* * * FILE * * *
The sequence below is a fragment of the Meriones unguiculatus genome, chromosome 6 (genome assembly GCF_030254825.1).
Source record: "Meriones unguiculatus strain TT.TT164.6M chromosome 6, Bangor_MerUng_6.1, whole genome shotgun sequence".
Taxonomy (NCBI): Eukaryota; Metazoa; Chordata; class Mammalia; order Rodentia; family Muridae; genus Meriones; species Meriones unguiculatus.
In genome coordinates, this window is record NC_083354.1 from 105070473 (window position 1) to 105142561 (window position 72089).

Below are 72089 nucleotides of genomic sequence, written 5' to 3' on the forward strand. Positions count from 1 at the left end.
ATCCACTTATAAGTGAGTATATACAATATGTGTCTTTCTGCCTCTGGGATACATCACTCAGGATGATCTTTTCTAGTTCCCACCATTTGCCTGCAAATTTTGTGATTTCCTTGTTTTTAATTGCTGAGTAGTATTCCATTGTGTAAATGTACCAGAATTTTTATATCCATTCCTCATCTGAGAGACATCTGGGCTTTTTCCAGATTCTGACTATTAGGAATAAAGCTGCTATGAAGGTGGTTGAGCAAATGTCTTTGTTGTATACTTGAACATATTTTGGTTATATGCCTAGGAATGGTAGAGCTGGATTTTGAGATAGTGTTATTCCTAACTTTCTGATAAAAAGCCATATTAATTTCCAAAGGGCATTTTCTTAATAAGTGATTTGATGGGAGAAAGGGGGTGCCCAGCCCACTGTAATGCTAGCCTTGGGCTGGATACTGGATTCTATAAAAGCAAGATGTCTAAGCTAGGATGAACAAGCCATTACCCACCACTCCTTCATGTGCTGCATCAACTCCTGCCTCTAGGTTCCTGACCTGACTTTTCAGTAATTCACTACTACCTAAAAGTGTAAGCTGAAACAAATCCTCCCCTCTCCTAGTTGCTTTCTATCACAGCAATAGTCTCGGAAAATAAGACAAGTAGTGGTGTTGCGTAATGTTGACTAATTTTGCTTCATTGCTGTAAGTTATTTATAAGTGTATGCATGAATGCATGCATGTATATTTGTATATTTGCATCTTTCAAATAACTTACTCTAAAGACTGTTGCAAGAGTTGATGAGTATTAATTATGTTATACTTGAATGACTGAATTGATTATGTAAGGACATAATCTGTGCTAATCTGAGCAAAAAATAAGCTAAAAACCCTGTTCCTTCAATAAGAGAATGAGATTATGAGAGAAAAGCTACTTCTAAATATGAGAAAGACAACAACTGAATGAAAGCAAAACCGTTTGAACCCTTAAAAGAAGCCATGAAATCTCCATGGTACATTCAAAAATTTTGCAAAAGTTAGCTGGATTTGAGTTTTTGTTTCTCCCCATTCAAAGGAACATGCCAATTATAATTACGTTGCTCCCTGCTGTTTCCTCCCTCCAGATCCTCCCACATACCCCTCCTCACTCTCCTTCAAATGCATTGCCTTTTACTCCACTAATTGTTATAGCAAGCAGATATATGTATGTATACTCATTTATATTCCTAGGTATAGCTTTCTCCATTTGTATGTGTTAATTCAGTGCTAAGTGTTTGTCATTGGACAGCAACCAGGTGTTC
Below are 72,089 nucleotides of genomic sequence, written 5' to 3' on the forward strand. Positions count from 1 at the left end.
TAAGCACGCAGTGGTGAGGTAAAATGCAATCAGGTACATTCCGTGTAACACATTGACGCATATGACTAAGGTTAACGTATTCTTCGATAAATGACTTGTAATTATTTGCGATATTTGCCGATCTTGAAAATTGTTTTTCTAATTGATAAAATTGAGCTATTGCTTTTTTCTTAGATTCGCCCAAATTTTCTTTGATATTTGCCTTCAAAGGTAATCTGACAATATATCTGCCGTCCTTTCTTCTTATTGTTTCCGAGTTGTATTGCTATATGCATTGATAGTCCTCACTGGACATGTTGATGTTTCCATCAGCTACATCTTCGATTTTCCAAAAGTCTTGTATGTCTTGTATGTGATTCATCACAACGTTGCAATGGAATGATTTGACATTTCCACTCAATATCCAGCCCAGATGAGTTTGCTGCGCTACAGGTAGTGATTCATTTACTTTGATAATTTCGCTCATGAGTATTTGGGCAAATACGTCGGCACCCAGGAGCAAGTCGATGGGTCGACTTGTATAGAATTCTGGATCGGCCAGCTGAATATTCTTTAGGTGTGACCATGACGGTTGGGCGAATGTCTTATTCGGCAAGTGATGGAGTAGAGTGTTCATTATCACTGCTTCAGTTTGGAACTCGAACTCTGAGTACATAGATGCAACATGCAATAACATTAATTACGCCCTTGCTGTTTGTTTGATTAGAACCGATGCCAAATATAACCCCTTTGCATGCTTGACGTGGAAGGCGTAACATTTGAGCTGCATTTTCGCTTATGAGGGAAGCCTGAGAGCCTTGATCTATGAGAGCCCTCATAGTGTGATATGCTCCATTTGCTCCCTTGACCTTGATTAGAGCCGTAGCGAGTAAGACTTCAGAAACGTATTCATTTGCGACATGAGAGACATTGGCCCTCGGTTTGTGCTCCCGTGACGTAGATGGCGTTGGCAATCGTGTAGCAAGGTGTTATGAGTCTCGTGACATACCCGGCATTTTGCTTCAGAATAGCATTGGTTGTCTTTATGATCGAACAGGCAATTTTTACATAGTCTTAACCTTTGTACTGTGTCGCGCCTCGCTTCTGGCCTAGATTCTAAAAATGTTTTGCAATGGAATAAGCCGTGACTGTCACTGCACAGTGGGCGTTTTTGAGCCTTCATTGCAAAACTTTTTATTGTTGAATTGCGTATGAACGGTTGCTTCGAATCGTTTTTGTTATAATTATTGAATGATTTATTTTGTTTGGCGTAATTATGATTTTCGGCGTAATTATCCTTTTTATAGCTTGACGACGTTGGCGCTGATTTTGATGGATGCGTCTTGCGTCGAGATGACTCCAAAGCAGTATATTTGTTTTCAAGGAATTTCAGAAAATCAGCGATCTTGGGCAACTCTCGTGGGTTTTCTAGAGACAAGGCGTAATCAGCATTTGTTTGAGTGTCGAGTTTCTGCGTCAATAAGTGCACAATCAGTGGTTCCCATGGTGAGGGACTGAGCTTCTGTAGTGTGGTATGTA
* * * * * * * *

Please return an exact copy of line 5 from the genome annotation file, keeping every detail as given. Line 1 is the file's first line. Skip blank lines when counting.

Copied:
Below are 72089 nucleotides of genomic sequence, written 5' to 3' on the forward strand. Positions count from 1 at the left end.